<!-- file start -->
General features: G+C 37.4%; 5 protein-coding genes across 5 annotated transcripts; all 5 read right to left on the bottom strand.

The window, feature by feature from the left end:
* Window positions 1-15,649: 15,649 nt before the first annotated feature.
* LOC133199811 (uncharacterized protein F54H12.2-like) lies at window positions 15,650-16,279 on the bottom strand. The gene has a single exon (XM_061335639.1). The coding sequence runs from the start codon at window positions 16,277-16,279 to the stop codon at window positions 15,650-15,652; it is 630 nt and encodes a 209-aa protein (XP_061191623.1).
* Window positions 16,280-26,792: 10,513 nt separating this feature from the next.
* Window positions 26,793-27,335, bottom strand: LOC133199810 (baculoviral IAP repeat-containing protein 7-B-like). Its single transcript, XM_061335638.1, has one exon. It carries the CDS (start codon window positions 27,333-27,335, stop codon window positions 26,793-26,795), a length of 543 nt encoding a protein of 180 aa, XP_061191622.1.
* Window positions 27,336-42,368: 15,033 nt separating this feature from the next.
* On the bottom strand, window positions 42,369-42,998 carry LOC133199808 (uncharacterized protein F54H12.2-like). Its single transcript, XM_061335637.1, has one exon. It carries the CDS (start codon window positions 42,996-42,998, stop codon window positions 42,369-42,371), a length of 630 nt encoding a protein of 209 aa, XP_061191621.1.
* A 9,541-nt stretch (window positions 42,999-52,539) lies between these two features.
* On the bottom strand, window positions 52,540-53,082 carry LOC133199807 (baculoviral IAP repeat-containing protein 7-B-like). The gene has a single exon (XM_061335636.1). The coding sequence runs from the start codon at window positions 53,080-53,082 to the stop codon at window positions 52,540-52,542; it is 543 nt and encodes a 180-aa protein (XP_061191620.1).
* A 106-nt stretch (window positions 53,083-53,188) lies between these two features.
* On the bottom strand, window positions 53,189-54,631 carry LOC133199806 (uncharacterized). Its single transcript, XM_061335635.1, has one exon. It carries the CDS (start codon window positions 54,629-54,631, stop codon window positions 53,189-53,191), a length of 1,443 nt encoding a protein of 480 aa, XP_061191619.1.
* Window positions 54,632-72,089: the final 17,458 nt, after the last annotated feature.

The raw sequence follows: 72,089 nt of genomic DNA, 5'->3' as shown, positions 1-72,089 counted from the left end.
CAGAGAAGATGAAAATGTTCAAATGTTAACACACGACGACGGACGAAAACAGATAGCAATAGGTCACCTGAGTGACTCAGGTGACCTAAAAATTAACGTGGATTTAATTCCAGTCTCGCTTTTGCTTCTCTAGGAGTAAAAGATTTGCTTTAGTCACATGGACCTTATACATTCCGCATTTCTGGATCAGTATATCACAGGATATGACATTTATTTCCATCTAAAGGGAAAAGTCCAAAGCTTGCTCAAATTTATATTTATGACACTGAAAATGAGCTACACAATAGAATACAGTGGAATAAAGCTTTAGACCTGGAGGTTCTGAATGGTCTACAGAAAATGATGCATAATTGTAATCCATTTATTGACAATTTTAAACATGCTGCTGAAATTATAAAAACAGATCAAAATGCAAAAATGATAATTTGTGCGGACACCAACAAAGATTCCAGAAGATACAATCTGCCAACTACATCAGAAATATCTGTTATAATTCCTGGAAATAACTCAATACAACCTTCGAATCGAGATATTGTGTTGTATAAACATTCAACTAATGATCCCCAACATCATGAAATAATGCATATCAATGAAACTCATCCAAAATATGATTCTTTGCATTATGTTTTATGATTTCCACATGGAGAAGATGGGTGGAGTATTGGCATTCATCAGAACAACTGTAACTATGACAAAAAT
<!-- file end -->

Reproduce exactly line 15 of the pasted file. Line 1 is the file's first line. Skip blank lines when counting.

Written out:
CAGAGAAGATGAAAATGTTCAAATGTTAACACACGACGACGGACGAAAACAGATAGCAATAGGTCACCTGAGTGACTCAGGTGACCTAAAAATTAACGTGGATTTAATTCCAGTCTCGCTTTTGCTTCTCTAGGAGTAAAAGATTTGCTTTAGTCACATGGACCTTATACATTCCGCATTTCTGGATCAGTATATCACAGGATATGACATTTATTTCCATCTAAAGGGAAAAGTCCAAAGCTTGCTCAAATTTATATTTATGACACTGAAAATGAGCTACACAATAGAATACAGTGGAATAAAGCTTTAGACCTGGAGGTTCTGAATGGTCTACAGAAAATGATGCATAATTGTAATCCATTTATTGACAATTTTAAACATGCTGCTGAAATTATAAAAACAGATCAAAATGCAAAAATGATAATTTGTGCGGACACCAACAAAGATTCCAGAAGATACAATCTGCCAACTACATCAGAAATATCTGTTATAATTCCTGGAAATAACTCAATACAACCTTCGAATCGAGATATTGTGTTGTATAAACATTCAACTAATGATCCCCAACATCATGAAATAATGCATATCAATGAAACTCATCCAAAATATGATTCTTTGCATTATGTTTTATGATTTCCACATGGAGAAGATGGGTGGAGTATTGGCATTCATCAGAACAACTGTAACTATGACAAAAAT